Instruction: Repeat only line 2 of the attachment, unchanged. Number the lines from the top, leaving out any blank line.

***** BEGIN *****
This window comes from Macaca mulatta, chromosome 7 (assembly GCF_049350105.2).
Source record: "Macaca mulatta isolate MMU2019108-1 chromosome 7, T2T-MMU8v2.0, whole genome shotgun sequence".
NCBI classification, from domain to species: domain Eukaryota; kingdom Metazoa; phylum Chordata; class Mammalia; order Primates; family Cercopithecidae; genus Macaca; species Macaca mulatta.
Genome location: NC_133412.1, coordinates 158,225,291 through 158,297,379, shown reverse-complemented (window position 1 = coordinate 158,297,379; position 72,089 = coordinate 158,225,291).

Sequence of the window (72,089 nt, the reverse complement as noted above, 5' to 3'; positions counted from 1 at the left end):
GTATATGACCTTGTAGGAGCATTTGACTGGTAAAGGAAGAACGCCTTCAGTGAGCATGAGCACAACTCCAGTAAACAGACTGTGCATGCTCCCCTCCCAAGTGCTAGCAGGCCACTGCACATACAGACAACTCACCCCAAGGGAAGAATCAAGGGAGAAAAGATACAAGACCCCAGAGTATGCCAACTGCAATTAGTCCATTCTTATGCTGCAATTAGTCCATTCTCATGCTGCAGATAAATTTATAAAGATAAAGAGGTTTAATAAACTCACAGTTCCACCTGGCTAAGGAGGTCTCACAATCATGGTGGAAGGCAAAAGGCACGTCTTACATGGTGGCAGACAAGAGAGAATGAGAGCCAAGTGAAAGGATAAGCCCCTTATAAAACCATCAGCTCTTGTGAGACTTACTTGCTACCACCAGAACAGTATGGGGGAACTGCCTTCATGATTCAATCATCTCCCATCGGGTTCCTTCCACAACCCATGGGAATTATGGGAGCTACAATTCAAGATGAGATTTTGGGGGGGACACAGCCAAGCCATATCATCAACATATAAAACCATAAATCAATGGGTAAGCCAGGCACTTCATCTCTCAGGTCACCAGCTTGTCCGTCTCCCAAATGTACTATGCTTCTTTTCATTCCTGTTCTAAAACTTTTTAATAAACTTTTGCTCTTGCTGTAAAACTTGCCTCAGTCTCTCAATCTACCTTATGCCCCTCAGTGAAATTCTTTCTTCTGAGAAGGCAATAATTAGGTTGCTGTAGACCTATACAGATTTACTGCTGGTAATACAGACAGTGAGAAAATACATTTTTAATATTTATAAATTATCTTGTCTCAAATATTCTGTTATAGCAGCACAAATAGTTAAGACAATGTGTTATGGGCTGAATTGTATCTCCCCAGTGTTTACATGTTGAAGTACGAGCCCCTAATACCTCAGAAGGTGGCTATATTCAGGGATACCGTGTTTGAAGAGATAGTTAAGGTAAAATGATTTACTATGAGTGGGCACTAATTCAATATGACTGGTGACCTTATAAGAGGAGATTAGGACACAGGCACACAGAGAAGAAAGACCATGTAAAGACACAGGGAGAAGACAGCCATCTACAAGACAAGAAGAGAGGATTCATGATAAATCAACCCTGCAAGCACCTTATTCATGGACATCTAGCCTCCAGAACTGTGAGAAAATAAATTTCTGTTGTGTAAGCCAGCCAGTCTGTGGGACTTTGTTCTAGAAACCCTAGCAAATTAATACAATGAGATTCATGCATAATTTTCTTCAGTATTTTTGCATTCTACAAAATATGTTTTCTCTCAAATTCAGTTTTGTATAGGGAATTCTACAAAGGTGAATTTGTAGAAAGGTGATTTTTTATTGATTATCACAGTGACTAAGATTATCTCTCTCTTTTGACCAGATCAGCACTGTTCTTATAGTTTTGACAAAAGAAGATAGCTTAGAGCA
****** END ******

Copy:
Source record: "Macaca mulatta isolate MMU2019108-1 chromosome 7, T2T-MMU8v2.0, whole genome shotgun sequence".